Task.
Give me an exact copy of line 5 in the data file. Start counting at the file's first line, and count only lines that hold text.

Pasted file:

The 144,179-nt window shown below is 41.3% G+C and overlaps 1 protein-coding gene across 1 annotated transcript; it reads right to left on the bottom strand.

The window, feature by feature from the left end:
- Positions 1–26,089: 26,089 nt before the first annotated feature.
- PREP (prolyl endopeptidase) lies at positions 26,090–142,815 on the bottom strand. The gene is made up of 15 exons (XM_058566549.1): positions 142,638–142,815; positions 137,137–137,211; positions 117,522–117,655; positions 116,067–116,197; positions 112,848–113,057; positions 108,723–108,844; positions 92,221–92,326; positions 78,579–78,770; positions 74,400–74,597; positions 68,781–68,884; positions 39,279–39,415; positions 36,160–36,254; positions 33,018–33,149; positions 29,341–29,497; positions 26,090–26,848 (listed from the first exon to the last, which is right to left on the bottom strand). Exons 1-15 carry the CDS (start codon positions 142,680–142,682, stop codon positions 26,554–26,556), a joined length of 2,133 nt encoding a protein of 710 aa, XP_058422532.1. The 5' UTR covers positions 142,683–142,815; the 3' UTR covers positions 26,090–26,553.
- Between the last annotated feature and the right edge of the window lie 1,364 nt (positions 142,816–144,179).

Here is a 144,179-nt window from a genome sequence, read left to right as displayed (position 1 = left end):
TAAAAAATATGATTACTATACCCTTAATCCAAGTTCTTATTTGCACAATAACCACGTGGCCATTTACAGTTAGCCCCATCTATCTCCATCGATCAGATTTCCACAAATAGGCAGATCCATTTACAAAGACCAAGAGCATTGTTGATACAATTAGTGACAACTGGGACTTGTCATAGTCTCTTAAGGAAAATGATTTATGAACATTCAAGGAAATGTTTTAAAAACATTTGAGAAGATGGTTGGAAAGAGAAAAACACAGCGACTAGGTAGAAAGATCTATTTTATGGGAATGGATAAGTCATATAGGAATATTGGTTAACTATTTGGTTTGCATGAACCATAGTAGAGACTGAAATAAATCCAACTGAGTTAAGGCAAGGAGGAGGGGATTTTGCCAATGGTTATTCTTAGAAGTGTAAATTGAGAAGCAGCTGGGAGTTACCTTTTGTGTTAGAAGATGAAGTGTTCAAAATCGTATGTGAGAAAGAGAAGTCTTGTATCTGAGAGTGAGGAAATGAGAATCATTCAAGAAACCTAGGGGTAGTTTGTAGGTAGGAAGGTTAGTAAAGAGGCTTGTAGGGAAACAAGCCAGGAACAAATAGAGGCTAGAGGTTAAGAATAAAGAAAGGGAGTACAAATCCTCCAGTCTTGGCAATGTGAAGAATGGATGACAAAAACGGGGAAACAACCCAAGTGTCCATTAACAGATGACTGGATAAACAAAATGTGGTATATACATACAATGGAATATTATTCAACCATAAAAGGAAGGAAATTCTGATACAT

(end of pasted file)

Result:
- Between the last annotated feature and the right edge of the window lie 1,364 nt (positions 142,816–144,179).